After expressing excitment for what happened in the Hamilton area in 2019, officials celebrating those efforts are saying they’re optimistic that 2020 can be better.
That was the message during the Greater Hamilton Chamber of Commerce’s 110th Annual Meeting & Dinner on Friday..
Kathleen Klink, who recently retired as a 10-year member of Hamilton City Council, was praised as Hamilton’s citizen of the year, particularly for her decade of work building neighborhoods in what has become the 17Strong effort, named for the fact Hamilton has 17 neighborhoods.
Supporters noted she put a premium on listening to people, deeply exploring issues she was involved with and even walking door-to-door, persuading residents to become more active in their neighborhoods. That effort continued during Friday’s dinner when Klink took the stage.
“We have 17 distinct neighborhoods — urban, suburban and traditional,” she said. “Those neighborhoods are valued by all of us. But we’re wanting to work hard with the residents to have them become the safest, the cleanest and the most engaged.”
“And we want to do that by empowering the residents,” said Klink, who remains active with the organization, and is now able to be a voting member of its board. “It’s all about what the residents want. The magic comes from listening to the residents, working hand-by-hand, side-by-side, listening to what is on their mind, and providing resources for them to create that safe, clean and engaged neighborhood.”
She invited everyone to join 17Strong, and others who live outside the city “if you have some ideas or suggestions, things you’re doing in your community, let us know.”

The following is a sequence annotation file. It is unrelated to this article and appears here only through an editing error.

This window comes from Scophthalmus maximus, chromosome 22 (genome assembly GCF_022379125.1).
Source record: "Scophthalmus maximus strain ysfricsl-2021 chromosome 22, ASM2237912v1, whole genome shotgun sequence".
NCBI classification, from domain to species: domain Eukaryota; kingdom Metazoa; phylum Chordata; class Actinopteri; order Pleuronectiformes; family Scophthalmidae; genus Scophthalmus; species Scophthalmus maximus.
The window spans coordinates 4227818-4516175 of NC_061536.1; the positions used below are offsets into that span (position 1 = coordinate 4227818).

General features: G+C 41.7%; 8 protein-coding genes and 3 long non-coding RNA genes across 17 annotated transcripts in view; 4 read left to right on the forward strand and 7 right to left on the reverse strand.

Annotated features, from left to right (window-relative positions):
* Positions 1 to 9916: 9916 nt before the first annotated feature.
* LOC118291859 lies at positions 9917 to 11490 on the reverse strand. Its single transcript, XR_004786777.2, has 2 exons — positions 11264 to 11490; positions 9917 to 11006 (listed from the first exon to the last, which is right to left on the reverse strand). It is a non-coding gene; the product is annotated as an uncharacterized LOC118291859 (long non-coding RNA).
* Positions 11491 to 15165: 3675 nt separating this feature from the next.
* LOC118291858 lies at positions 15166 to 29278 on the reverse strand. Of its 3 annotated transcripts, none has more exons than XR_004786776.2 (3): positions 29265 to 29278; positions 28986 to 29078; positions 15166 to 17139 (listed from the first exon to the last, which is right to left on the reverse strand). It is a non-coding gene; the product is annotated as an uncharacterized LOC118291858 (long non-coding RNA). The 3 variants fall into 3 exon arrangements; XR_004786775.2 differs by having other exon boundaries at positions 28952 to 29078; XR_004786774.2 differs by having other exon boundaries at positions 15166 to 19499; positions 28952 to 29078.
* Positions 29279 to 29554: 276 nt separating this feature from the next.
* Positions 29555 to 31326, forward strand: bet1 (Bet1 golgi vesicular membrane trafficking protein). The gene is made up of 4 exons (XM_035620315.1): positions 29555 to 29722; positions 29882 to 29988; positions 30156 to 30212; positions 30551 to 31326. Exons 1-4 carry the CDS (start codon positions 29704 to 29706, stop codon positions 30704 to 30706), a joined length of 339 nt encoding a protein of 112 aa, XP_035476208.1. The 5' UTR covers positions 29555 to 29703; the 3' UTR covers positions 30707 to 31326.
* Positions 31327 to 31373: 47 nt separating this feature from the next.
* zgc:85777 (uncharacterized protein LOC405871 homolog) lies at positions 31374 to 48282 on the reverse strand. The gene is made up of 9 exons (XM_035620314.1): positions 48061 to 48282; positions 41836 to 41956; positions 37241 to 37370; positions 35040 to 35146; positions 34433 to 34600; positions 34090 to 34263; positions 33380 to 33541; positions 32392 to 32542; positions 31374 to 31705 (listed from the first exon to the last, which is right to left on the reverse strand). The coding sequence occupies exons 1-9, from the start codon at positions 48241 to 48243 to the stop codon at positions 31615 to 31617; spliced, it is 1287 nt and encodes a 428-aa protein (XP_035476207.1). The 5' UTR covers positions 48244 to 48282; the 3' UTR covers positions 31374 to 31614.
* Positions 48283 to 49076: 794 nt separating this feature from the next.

“A community is only as strong as its neighborhoods,” she said.
“Her leadership has got us to the point where we are so proud of our neighborhoods, and they’re going to get even better,” Mayor Pat Moeller said in a video shown during the dinner about Klink.
The chamber’s first-ever annual meeting and dinner happened when Cincinnatian William Howard Taft was the U.S. president, and the chamber’s president and CEO, Dan Bates, said the organization will celebrate that 110th year with an open house of its newly remodeled offices. There are also preparations happening for businesses as the city approaches the anticipated late-2021 opening of Spooky Nook Sports Champion Mill, which will be North America’s largest indoor sports complex and the region’s second largest convention center.
The chamber and Miami University’s regional campuses this spring will offer training to all front-line staff in every city business on how to provide “high-level, consistent customer service,” in preparation for Spooky Nook’s opening. The goal will be to “make every customer-service experience in Hamilton a positive one.”
Bates said the chamber started this year with a stretch goal of adding 100 members.
“So far this year, we have already gained 40 new members, he added.
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